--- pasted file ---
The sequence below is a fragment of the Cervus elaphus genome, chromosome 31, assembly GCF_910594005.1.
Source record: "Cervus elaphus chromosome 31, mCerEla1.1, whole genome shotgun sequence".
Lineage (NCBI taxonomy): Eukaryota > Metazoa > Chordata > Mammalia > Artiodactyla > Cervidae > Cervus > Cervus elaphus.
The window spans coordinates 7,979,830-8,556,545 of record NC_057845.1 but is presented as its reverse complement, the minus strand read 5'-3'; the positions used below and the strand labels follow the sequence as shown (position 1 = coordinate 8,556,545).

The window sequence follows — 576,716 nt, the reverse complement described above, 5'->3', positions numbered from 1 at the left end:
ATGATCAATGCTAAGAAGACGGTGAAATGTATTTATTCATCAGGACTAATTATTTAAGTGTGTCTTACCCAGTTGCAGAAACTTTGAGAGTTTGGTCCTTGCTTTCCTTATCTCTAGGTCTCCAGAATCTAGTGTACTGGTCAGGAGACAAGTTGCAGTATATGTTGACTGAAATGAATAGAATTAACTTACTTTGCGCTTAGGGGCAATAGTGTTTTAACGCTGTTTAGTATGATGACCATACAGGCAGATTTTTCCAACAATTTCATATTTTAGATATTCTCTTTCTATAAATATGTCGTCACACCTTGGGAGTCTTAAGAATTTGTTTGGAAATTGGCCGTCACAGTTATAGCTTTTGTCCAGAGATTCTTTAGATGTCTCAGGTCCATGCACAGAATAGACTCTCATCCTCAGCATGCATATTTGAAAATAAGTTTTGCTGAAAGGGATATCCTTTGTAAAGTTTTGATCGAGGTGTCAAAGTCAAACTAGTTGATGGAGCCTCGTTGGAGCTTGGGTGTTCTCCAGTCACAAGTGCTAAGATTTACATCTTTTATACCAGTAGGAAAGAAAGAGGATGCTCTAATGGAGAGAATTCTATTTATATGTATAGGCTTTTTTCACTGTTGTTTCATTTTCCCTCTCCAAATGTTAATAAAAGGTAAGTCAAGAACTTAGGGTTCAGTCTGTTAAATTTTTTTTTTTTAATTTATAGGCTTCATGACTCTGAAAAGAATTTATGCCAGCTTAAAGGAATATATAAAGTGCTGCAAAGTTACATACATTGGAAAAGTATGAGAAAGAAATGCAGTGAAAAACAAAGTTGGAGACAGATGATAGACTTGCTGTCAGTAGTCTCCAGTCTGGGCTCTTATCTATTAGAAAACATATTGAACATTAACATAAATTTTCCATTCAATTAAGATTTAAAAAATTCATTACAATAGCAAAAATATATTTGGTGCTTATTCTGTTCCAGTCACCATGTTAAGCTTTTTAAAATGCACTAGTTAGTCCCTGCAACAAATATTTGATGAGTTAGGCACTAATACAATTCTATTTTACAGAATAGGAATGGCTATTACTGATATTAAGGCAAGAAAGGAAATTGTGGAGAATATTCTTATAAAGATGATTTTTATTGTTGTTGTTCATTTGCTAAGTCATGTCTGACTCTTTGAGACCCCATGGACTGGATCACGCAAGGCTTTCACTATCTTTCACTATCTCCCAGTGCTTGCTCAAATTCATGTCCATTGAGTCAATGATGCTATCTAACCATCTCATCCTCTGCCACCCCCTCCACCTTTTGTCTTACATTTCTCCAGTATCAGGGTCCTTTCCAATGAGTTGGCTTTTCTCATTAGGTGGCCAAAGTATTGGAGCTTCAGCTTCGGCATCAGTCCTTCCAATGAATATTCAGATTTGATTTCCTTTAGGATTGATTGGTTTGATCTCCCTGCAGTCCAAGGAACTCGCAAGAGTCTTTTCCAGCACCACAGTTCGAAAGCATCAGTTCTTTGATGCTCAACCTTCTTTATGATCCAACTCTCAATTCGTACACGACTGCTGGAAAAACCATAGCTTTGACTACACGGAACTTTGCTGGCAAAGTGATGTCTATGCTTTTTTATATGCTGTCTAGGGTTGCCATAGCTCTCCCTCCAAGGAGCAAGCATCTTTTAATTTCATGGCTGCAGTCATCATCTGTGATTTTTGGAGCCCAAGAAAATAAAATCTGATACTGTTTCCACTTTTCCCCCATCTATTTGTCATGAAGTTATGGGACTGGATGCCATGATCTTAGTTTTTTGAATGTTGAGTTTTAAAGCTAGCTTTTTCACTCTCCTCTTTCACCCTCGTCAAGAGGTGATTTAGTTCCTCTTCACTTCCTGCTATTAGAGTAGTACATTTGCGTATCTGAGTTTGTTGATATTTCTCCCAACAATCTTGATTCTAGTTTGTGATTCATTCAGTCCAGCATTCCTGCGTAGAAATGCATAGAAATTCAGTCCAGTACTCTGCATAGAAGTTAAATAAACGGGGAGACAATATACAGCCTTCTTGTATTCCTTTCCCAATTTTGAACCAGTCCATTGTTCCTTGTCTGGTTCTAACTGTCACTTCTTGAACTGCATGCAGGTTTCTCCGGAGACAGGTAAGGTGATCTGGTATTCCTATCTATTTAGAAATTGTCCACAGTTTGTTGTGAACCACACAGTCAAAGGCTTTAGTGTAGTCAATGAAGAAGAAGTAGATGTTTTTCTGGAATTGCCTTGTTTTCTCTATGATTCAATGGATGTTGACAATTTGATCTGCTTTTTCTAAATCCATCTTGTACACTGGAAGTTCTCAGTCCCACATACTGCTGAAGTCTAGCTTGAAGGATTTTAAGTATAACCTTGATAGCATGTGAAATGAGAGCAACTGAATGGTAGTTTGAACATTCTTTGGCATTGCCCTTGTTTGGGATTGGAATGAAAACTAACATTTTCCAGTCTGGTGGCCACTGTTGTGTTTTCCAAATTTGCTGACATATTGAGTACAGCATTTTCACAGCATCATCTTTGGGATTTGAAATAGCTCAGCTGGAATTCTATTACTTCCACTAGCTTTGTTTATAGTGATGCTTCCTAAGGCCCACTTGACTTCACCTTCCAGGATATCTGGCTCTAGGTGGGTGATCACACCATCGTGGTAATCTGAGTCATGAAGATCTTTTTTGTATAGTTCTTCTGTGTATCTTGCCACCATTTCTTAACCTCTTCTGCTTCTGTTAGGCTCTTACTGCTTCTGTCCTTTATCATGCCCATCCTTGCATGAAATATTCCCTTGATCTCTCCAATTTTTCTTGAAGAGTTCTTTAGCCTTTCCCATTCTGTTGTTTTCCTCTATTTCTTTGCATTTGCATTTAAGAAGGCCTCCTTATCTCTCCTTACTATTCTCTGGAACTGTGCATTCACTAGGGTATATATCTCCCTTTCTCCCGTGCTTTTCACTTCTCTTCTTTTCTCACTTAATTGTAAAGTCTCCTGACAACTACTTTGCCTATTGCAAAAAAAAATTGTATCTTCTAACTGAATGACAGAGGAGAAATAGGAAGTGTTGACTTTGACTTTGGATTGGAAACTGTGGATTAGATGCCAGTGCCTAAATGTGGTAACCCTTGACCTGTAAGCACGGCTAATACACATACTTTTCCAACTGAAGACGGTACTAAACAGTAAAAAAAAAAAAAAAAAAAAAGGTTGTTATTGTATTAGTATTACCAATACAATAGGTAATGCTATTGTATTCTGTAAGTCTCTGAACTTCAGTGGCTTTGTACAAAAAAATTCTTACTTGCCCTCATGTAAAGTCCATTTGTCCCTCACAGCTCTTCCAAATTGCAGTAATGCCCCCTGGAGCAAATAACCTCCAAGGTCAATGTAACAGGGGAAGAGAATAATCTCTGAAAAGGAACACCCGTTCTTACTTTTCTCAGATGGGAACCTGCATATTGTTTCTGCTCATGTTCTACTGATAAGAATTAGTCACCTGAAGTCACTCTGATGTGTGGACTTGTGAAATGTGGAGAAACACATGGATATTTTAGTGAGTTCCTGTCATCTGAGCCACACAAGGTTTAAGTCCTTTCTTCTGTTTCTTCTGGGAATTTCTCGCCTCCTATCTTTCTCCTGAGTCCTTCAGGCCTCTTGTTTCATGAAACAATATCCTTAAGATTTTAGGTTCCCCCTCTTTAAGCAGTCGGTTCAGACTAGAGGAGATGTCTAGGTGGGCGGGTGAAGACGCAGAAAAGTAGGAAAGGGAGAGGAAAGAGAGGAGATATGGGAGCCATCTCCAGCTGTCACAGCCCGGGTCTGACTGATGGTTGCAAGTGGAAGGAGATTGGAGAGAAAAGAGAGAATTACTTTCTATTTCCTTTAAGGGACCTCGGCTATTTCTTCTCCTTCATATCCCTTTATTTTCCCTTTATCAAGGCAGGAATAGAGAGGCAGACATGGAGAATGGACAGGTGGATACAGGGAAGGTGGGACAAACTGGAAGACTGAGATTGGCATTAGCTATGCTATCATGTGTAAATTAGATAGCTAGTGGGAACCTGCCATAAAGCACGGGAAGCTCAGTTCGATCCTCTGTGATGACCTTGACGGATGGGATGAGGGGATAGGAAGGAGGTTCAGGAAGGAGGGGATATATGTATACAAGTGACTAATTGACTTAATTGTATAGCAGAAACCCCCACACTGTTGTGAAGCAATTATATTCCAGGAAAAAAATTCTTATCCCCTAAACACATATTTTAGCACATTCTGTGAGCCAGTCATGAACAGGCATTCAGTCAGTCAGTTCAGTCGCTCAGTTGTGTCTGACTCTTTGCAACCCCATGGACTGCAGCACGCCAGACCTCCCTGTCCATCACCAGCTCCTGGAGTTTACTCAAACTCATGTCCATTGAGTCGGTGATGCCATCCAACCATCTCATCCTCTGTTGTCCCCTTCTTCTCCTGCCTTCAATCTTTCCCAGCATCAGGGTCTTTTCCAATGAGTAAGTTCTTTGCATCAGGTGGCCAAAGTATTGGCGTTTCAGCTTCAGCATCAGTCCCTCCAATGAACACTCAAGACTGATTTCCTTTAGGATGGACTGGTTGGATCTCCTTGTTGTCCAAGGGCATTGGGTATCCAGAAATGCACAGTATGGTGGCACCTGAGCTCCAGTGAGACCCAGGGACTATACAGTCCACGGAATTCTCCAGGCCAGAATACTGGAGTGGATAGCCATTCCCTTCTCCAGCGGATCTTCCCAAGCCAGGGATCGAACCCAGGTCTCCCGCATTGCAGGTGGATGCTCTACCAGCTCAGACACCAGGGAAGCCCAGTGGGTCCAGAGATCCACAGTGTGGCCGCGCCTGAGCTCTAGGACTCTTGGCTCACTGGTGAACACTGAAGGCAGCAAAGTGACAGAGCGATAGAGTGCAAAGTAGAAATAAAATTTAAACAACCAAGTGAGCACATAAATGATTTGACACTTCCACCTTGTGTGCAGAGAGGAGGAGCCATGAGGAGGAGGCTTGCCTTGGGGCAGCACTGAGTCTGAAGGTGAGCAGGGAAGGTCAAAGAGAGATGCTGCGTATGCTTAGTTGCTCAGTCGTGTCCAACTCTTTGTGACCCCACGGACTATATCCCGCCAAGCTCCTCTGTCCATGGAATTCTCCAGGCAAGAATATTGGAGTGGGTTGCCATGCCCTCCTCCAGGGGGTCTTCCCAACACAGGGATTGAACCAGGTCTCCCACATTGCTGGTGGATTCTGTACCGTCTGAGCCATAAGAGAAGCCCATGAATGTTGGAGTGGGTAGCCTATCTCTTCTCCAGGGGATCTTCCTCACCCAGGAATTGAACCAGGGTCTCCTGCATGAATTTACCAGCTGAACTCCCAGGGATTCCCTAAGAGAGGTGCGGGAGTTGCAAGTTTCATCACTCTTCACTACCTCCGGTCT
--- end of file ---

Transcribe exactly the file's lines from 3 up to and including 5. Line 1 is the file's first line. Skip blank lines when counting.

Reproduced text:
Lineage (NCBI taxonomy): Eukaryota > Metazoa > Chordata > Mammalia > Artiodactyla > Cervidae > Cervus > Cervus elaphus.
The window spans coordinates 7,979,830-8,556,545 of record NC_057845.1 but is presented as its reverse complement, the minus strand read 5'-3'; the positions used below and the strand labels follow the sequence as shown (position 1 = coordinate 8,556,545).

The window sequence follows — 576,716 nt, the reverse complement described above, 5'->3', positions numbered from 1 at the left end: